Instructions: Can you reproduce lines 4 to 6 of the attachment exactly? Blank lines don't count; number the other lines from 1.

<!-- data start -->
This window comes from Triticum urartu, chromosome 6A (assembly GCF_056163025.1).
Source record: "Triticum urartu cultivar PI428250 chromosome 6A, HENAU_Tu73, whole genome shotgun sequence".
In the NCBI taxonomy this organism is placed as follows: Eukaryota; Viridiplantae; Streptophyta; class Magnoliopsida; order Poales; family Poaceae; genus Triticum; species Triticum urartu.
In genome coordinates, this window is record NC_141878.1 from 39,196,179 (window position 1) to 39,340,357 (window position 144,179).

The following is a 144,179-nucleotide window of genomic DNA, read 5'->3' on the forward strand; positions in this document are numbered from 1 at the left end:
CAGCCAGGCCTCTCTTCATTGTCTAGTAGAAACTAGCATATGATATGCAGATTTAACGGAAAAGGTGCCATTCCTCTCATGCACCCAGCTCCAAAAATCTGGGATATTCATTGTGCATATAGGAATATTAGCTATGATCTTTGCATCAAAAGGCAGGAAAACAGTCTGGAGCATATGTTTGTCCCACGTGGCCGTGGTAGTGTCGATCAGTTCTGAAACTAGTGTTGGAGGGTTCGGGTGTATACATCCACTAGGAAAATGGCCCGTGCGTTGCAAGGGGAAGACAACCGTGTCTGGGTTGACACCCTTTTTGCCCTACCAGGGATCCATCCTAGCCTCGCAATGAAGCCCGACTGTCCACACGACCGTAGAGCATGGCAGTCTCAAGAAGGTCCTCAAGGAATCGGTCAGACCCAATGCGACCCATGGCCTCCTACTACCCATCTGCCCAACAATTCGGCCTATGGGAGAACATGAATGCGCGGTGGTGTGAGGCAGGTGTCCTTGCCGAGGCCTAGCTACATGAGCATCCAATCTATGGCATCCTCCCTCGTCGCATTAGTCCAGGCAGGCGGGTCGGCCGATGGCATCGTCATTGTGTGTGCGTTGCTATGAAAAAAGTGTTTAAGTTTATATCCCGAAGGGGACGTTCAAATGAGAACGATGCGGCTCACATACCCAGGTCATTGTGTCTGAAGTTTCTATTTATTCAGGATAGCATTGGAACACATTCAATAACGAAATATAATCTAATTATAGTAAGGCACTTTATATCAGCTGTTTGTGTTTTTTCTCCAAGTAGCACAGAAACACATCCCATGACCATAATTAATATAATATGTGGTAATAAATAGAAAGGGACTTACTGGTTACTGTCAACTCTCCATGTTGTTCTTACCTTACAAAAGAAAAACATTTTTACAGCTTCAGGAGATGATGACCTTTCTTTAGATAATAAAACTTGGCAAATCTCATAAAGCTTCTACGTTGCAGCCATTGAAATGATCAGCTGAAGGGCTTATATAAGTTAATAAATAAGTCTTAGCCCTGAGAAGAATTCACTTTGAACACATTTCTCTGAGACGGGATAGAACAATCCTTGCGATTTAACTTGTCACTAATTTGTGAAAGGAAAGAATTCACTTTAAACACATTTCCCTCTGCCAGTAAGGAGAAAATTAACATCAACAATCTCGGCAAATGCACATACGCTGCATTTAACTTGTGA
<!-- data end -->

In genome coordinates, this window is record NC_141878.1 from 39,196,179 (window position 1) to 39,340,357 (window position 144,179).

The following is a 144,179-nucleotide window of genomic DNA, read 5'->3' on the forward strand; positions in this document are numbered from 1 at the left end:
CAGCCAGGCCTCTCTTCATTGTCTAGTAGAAACTAGCATATGATATGCAGATTTAACGGAAAAGGTGCCATTCCTCTCATGCACCCAGCTCCAAAAATCTGGGATATTCATTGTGCATATAGGAATATTAGCTATGATCTTTGCATCAAAAGGCAGGAAAACAGTCTGGAGCATATGTTTGTCCCACGTGGCCGTGGTAGTGTCGATCAGTTCTGAAACTAGTGTTGGAGGGTTCGGGTGTATACATCCACTAGGAAAATGGCCCGTGCGTTGCAAGGGGAAGACAACCGTGTCTGGGTTGACACCCTTTTTGCCCTACCAGGGATCCATCCTAGCCTCGCAATGAAGCCCGACTGTCCACACGACCGTAGAGCATGGCAGTCTCAAGAAGGTCCTCAAGGAATCGGTCAGACCCAATGCGACCCATGGCCTCCTACTACCCATCTGCCCAACAATTCGGCCTATGGGAGAACATGAATGCGCGGTGGTGTGAGGCAGGTGTCCTTGCCGAGGCCTAGCTACATGAGCATCCAATCTATGGCATCCTCCCTCGTCGCATTAGTCCAGGCAGGCGGGTCGGCCGATGGCATCGTCATTGTGTGTGCGTTGCTATGAAAAAAGTGTTTAAGTTTATATCCCGAAGGGGACGTTCAAATGAGAACGATGCGGCTCACATACCCAGGTCATTGTGTCTGAAGTTTCTATTTATTCAGGATAGCATTGGAACACATTCAATAACGAAATATAATCTAATTATAGTAAGGCACTTTATATCAGCTGTTTGTGTTTTTTCTCCAAGTAGCACAGAAACACATCCCATGACCATAATTAATATAATATGTGGTAATAAATAGAAAGGGACTTACTGGTTACTGTCAACTCTCCATGTTGTTCTTACCTTACAAAAGAAAAACATTTTTACAGCTTCAGGAGATGATGACCTTTCTTTAGATAATAAAACTTGGCAAATCTCATAAAGCTTCTACGTTGCAGCCATTGAAATGATCAGCTGAAGGGCTTATATAAGTTAATAAATAAGTCTTAGCCCTGAGAAGAATTCACTTTGAACACATTTCTCTGAGACGGGATAGAACAATCCTTGCGATTTAACTTGTCACTAATTTGTGAAAGGAAAGAATTCACTTTAAACACATTTCCCTCTGCCAGTAAGGAGAAAATTAACATCAACAATCTCGGCAAATGCACATACGCTGCATTTAACTTGTGA